If you don’t typically file taxes and have no income – and instead rely on Social Security benefits – you are still eligible to receive a stimulus check. However, in an update on March 30, the IRS stated that those who “typically do not file a tax return will need to file a simple tax return to receive an economic impact payment.” This includes low-income taxpayers, senior citizens, Social Security recipients, some veterans and individuals with disabilities who are otherwise not required to file a tax return. They will not owe tax.

When will I get my stimulus check?

According to the CARES Act, the cash payments should be made as “rapidly as possible.” On March 30, the IRS announced that the distribution of the payments will begin within the next three weeks.

It’s also worth noting that if you have signed up for direct deposit with the IRS and have chosen to have your tax refunds deposited electronically — as opposed to receiving your tax refunds by mail as a paper check — you will likely receive your stimulus check faster, too.

Still, experts have been critical of that timeline, and have instead said the payment process could take months, not weeks. In 2009, for example, the Internal Revenue Service (IRS) took three months to send out checks to households as a cushion during the Great Recession.

How will I receive my stimulus check?

You can expect your stimulus check from the IRS to be either directly deposited into your bank account or mailed to you, based on the method in which you requested to receive your tax refund. However, the IRS also announced that in the coming weeks, the Treasury Department plans to open a web-based portal in which people can share their banking information with the IRS, enabling them to receive their payments via direct deposit as opposed to waiting for a check in the mail.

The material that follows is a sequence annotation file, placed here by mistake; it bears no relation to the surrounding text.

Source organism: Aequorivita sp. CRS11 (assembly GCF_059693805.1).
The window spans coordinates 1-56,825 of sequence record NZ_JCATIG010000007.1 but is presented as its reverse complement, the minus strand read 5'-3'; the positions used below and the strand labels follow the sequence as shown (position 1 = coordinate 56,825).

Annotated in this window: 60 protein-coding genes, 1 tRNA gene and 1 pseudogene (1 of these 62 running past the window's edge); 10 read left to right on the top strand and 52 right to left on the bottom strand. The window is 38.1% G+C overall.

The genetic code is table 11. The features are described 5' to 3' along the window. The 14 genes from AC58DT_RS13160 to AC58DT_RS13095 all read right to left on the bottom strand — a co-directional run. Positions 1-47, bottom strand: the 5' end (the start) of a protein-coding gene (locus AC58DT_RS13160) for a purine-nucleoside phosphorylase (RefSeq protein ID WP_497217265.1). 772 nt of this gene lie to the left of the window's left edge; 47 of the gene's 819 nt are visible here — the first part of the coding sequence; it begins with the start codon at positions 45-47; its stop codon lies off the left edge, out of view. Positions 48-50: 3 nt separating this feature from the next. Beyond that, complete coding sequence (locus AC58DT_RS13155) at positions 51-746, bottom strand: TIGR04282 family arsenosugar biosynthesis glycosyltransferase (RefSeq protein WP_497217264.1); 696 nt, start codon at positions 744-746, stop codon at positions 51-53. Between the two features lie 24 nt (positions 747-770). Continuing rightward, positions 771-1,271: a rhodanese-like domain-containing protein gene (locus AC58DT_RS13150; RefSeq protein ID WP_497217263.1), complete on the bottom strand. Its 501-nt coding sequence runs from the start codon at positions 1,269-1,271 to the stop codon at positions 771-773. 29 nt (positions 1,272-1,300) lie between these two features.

If you have filed your 2019 or 2018 taxes, there is no action needed from you, and the IRS will issue your payment automatically. In fact, the IRS is actually asking consumers not to contact them about the stimulus checks, stating it will make details available on its website.

Determine how much you will get from your stimulus check

To find out how much you can expect to receive from your stimulus check, reference the table below.

What you should do with your stimulus check

As many Americans face furlough or unemployment as a result of the coronavirus pandemic, a recent survey by MagnifyMoney found that most people intend to use their stimulus checks on necessities, like paying bills and buying groceries.

Many experts recommend keeping the money you receive from your rebate liquid, like in an emergency savings account, which should have enough funds to cover three to six months’ worth of living expenses.

Advertiser Disclosure: The products that appear on this site may be from companies from which MagnifyMoney receives compensation. This compensation may impact how and where products appear on this site (including, for example, the order in which they appear). MagnifyMoney does not include all financial institutions or all products offered available in the marketplace.